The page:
Moed said the situation in the region remains in flux. “Let us not try to impose any kind of an idea that is based on a reality that doesn’t exist anymore,” he said.

Canada’s position on Palestinian statehoodIsrael’s new official position is also at odds with longstanding Canadian policy on the Middle East, which places the Oslo Accords and subsequent agreements that built on Oslo at the centre of its vision.

“Canada recognizes the Palestinian right to self-determination and supports the creation of a sovereign, independent, viable, democratic and territorially contiguous Palestinian state, as part of a comprehensive, just and lasting peace settlement,” says the government’s statement of Canadian policy on key issues in the Israeli-Palestinian conflict.

Oslo, says the government’s policy statement, “continues to provide the basis for a comprehensive agreement based on UN Security Council Resolutions 242 and 338.”

UNSC 242 is a resolution passed unanimously at the conclusion of the Six-Day War in 1967 that requires “the withdrawal of Israel armed forces from territories occupied in the recent conflict,” including Gaza, the West Bank and East Jerusalem, and the Syrian Golan Heights. UNSC 338 reaffirmed that demand at the conclusion of the Yom Kippur War in 1973.

Canada’s official policy document explicitly states that “Canada does not recognize permanent Israeli control over territories occupied in 1967 (the Golan Heights, the West Bank, East Jerusalem and the Gaza Strip). The Fourth Geneva Convention applies in the occupied territories and establishes Israel’s obligations as an occupying power, in particular with respect to the humane treatment of the inhabitants of the occupied territories.

“As referred to in UN Security Council Resolutions 446 and 465, Israeli settlements in the occupied territories are a violation of the Fourth Geneva Convention. The settlements also constitute a serious obstacle to achieving a comprehensive, just and lasting peace.”

That fundamental position has been held consistently by Canada, under both Liberal and Conservative governments, since the Israel-PLO agreement informally known as the Oslo Accords was signed in Washington in 1993.

An elderly woman looks on as she sits with children at a makeshift camp in an area of the European Hospital in Khan Yunis in the southern Gaza Strip on December 31, 2023, amid the ongoing conflict between Israel and the militant group Hamas. (AFP/Getty Images)Netanyahu’s cabinet is dominated by West Bank settlers such as National Security Minister Itamar Ben Gvir and Finance Minister Bezalel Smotrich, who are fiercely opposed to a two-state solution.

The more extreme members of the Netanyahu government have been openly calling for the removal of Gaza’s Palestinian population and its replacement with Jewish settlements.

Opposition to the two-state solution is by no means limited to the Netanyahu government, however.

Benny Gantz, widely considered the frontrunner to replace Netanyahu, has denounced the Israeli coalition that took power on Dec. 29, 2022, as “an extremist government that will drag the country to the brink and to further radicalization.”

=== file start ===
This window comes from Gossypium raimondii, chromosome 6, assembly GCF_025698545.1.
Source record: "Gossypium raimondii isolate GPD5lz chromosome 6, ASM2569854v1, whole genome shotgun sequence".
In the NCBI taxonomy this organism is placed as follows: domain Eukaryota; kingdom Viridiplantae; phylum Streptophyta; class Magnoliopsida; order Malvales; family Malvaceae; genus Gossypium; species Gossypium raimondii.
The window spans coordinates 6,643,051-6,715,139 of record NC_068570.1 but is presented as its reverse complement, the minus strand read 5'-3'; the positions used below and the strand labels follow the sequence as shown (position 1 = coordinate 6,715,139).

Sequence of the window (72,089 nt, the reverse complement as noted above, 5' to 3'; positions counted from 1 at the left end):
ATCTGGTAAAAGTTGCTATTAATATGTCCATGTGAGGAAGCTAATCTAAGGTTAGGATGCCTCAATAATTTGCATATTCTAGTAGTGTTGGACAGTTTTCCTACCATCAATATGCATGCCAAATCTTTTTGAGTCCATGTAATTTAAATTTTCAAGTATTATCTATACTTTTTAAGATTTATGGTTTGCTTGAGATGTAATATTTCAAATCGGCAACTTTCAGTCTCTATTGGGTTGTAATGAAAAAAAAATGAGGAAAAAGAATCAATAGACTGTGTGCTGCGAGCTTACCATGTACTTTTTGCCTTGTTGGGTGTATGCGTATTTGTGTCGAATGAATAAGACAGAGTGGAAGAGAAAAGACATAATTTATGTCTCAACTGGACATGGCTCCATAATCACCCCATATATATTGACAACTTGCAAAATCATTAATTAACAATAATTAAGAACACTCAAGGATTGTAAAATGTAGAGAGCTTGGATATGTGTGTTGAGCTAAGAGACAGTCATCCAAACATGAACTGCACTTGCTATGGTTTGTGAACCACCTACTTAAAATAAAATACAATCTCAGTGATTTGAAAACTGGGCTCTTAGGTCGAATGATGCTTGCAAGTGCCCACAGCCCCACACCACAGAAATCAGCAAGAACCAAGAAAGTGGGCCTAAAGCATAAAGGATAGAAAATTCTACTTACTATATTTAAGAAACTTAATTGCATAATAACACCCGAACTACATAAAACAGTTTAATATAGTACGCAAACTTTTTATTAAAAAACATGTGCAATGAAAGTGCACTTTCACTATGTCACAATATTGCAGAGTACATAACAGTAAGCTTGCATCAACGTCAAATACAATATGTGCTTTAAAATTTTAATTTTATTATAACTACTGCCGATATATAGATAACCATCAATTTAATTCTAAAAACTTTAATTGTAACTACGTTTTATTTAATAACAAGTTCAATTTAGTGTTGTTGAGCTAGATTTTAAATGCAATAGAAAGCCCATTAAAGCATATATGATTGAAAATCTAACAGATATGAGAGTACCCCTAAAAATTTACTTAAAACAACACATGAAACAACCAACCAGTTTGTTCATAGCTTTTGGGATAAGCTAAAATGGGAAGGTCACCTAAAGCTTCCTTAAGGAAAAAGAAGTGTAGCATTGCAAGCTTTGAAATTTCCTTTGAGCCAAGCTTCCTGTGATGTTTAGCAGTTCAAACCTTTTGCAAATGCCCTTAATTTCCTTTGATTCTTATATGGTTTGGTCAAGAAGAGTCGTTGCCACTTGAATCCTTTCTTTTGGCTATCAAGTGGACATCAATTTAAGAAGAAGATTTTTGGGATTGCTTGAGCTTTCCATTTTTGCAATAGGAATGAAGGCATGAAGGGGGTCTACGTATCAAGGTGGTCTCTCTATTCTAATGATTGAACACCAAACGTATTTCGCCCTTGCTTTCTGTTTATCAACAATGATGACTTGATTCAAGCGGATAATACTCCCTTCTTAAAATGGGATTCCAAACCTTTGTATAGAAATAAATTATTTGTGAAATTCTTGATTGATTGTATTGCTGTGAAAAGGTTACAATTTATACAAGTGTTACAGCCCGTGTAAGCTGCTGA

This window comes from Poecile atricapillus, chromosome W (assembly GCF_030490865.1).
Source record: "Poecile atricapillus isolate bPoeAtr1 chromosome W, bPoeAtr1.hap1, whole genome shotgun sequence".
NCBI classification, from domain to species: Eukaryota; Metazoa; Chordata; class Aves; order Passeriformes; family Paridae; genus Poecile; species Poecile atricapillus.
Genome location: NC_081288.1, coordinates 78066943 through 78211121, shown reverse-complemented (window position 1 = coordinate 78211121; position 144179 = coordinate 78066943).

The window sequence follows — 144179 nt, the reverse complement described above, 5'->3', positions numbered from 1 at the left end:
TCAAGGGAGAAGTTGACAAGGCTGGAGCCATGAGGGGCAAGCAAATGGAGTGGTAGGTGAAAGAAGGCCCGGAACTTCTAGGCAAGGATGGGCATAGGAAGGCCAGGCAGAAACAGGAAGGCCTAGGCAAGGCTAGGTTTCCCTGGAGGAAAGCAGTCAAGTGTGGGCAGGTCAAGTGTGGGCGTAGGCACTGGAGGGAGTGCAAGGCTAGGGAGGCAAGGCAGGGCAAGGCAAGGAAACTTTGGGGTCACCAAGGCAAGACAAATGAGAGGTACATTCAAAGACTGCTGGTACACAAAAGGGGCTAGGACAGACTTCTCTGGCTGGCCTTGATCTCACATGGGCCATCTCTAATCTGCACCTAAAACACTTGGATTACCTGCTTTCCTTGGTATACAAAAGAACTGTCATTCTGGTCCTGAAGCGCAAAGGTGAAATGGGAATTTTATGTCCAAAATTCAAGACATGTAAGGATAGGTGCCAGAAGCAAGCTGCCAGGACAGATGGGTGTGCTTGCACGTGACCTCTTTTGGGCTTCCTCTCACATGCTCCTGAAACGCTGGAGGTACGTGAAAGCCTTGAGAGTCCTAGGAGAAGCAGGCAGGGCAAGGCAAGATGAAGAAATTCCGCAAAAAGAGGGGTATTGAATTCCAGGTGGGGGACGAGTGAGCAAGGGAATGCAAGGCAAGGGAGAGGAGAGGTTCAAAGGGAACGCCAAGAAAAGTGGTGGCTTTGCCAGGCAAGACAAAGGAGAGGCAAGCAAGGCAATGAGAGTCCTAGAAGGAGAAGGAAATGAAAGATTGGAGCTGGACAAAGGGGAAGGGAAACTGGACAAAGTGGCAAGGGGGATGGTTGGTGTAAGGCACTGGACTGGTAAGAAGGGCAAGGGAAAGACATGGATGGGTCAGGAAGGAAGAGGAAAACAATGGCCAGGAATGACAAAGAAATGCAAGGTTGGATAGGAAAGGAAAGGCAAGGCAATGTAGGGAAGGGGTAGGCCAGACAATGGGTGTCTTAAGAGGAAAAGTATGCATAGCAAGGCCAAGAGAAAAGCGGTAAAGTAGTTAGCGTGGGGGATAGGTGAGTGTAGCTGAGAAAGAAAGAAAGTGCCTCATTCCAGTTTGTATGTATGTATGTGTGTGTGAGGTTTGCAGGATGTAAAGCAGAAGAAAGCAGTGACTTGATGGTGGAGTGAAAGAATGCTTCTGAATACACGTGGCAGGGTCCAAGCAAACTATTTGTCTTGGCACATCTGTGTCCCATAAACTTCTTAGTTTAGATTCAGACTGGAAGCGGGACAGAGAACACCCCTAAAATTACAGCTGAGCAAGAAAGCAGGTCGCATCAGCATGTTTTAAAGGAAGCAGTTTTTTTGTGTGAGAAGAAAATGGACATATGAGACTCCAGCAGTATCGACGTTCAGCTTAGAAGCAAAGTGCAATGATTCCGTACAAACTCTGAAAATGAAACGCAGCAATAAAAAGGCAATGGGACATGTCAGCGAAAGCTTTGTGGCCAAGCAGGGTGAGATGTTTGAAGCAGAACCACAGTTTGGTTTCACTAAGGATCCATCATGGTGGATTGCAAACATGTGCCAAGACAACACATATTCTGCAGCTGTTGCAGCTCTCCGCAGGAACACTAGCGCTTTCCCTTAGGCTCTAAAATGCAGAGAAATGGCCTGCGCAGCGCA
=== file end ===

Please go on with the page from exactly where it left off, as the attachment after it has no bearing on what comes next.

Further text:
But Gantz himself has taken to referring to a “two-entity solution,” implying that he will only support a plan that leaves the Palestinians with something less than an independent state, because it was “impossible to rely on dreams.”

U.S. says Oslo is still the only pathWhile Israeli leaders have pointed to the October 7 massacre as a reason to take the two-state concept off the table, U.S. officials have taken the view that those events only confirm the need for a two-state solution.

“The October 7th attacks should have been a wake-up call to everyone that there needs to be a solution moving forward that addresses the legitimate aspirations of the Palestinian people while providing security to the Israeli people,” State Department spokesperson Matt Miller said last month. “We think the best way to achieve that is the establishment of an independent Palestinian state.”

Palestinians look at the destruction after an Israeli strike in Rafah, southern Gaza Strip, on Thursday, Jan. 18, 2024. (Fatima Shbair/The Associated Press)In Davos, where the World Economic Forum gathered for its annual conference, U.S. Secretary of State Antony Blinken told delegates Wednesday that respect for Oslo and the two-state principle is not negotiable.

“You now have something that you did not have before, and that is Arab countries and Muslim countries, even beyond the region, that are prepared to have a relationship with Israel in terms of its integration, its normalization, its security that they were never prepared to have before,” Blinken said.

“But you have an absolute conviction by those countries, one that we share, that this has to include a pathway to a Palestinian state.”

No rebuilding without 2-state commitmentU.S. officials also have warned that other countries will not contribute anything to reconstructing Gaza after the war until they see Israel irrevocably embarked on a clear path to two states.

One presentation at Davos estimated those costs at about $15 billion just to replace housing, without considering public infrastructure.

“Look, we’re not going to get into the business, for example, of rebuilding Gaza, only to have it levelled again in a year or five years and then be asked to rebuild it again,” Blinken said on the sidelines of Davos, saying that was the message he had received from Arab leaders.

Abuamara said the Israeli PM’s remarks proved that the time has come for the international community to “implement” the Oslo Accords.

“We want the implementation of international law, we want for Palestine not to be the exception anymore,” she said. “We want for Israel to be held accountable.”